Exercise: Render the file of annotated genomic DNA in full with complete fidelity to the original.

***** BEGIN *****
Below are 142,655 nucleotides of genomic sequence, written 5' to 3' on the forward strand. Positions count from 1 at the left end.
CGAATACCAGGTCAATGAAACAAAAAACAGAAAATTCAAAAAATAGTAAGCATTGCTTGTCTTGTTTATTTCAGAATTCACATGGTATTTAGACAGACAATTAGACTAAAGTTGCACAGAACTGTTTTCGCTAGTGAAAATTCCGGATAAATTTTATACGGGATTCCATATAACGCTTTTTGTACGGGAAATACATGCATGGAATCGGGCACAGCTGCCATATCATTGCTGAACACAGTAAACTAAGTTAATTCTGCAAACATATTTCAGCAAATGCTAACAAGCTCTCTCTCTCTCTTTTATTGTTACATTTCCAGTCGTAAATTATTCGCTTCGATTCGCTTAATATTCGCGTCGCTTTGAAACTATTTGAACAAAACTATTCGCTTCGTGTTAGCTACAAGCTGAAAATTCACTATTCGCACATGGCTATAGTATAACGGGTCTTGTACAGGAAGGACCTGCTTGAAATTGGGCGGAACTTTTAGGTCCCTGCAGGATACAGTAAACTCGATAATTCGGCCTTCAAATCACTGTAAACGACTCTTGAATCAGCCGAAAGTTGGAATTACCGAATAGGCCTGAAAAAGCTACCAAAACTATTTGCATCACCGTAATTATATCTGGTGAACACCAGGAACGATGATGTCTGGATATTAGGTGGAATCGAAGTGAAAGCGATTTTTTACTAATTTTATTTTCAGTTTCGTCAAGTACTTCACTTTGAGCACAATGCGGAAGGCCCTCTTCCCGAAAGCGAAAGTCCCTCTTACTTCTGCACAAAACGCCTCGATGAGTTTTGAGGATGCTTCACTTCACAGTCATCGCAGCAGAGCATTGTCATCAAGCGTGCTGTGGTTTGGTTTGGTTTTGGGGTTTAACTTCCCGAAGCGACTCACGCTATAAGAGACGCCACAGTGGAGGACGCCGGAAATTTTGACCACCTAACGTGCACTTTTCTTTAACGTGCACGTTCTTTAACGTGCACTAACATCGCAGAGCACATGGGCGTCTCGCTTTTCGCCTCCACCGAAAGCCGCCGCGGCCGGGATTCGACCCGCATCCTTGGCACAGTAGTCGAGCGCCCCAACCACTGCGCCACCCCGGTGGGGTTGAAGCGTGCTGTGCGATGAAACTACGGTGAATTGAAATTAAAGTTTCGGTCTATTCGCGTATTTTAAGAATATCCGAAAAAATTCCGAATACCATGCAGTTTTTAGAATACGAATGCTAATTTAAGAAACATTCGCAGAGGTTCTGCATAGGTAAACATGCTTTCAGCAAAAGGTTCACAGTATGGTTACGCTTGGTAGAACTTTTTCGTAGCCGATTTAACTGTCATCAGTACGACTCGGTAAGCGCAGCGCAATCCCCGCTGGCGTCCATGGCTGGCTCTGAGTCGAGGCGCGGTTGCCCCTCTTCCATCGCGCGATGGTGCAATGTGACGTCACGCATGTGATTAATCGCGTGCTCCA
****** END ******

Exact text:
Below are 142,655 nucleotides of genomic sequence, written 5' to 3' on the forward strand. Positions count from 1 at the left end.
CGAATACCAGGTCAATGAAACAAAAAACAGAAAATTCAAAAAATAGTAAGCATTGCTTGTCTTGTTTATTTCAGAATTCACATGGTATTTAGACAGACAATTAGACTAAAGTTGCACAGAACTGTTTTCGCTAGTGAAAATTCCGGATAAATTTTATACGGGATTCCATATAACGCTTTTTGTACGGGAAATACATGCATGGAATCGGGCACAGCTGCCATATCATTGCTGAACACAGTAAACTAAGTTAATTCTGCAAACATATTTCAGCAAATGCTAACAAGCTCTCTCTCTCTCTTTTATTGTTACATTTCCAGTCGTAAATTATTCGCTTCGATTCGCTTAATATTCGCGTCGCTTTGAAACTATTTGAACAAAACTATTCGCTTCGTGTTAGCTACAAGCTGAAAATTCACTATTCGCACATGGCTATAGTATAACGGGTCTTGTACAGGAAGGACCTGCTTGAAATTGGGCGGAACTTTTAGGTCCCTGCAGGATACAGTAAACTCGATAATTCGGCCTTCAAATCACTGTAAACGACTCTTGAATCAGCCGAAAGTTGGAATTACCGAATAGGCCTGAAAAAGCTACCAAAACTATTTGCATCACCGTAATTATATCTGGTGAACACCAGGAACGATGATGTCTGGATATTAGGTGGAATCGAAGTGAAAGCGATTTTTTACTAATTTTATTTTCAGTTTCGTCAAGTACTTCACTTTGAGCACAATGCGGAAGGCCCTCTTCCCGAAAGCGAAAGTCCCTCTTACTTCTGCACAAAACGCCTCGATGAGTTTTGAGGATGCTTCACTTCACAGTCATCGCAGCAGAGCATTGTCATCAAGCGTGCTGTGGTTTGGTTTGGTTTTGGGGTTTAACTTCCCGAAGCGACTCACGCTATAAGAGACGCCACAGTGGAGGACGCCGGAAATTTTGACCACCTAACGTGCACTTTTCTTTAACGTGCACGTTCTTTAACGTGCACTAACATCGCAGAGCACATGGGCGTCTCGCTTTTCGCCTCCACCGAAAGCCGCCGCGGCCGGGATTCGACCCGCATCCTTGGCACAGTAGTCGAGCGCCCCAACCACTGCGCCACCCCGGTGGGGTTGAAGCGTGCTGTGCGATGAAACTACGGTGAATTGAAATTAAAGTTTCGGTCTATTCGCGTATTTTAAGAATATCCGAAAAAATTCCGAATACCATGCAGTTTTTAGAATACGAATGCTAATTTAAGAAACATTCGCAGAGGTTCTGCATAGGTAAACATGCTTTCAGCAAAAGGTTCACAGTATGGTTACGCTTGGTAGAACTTTTTCGTAGCCGATTTAACTGTCATCAGTACGACTCGGTAAGCGCAGCGCAATCCCCGCTGGCGTCCATGGCTGGCTCTGAGTCGAGGCGCGGTTGCCCCTCTTCCATCGCGCGATGGTGCAATGTGACGTCACGCATGTGATTAATCGCGTGCTCCA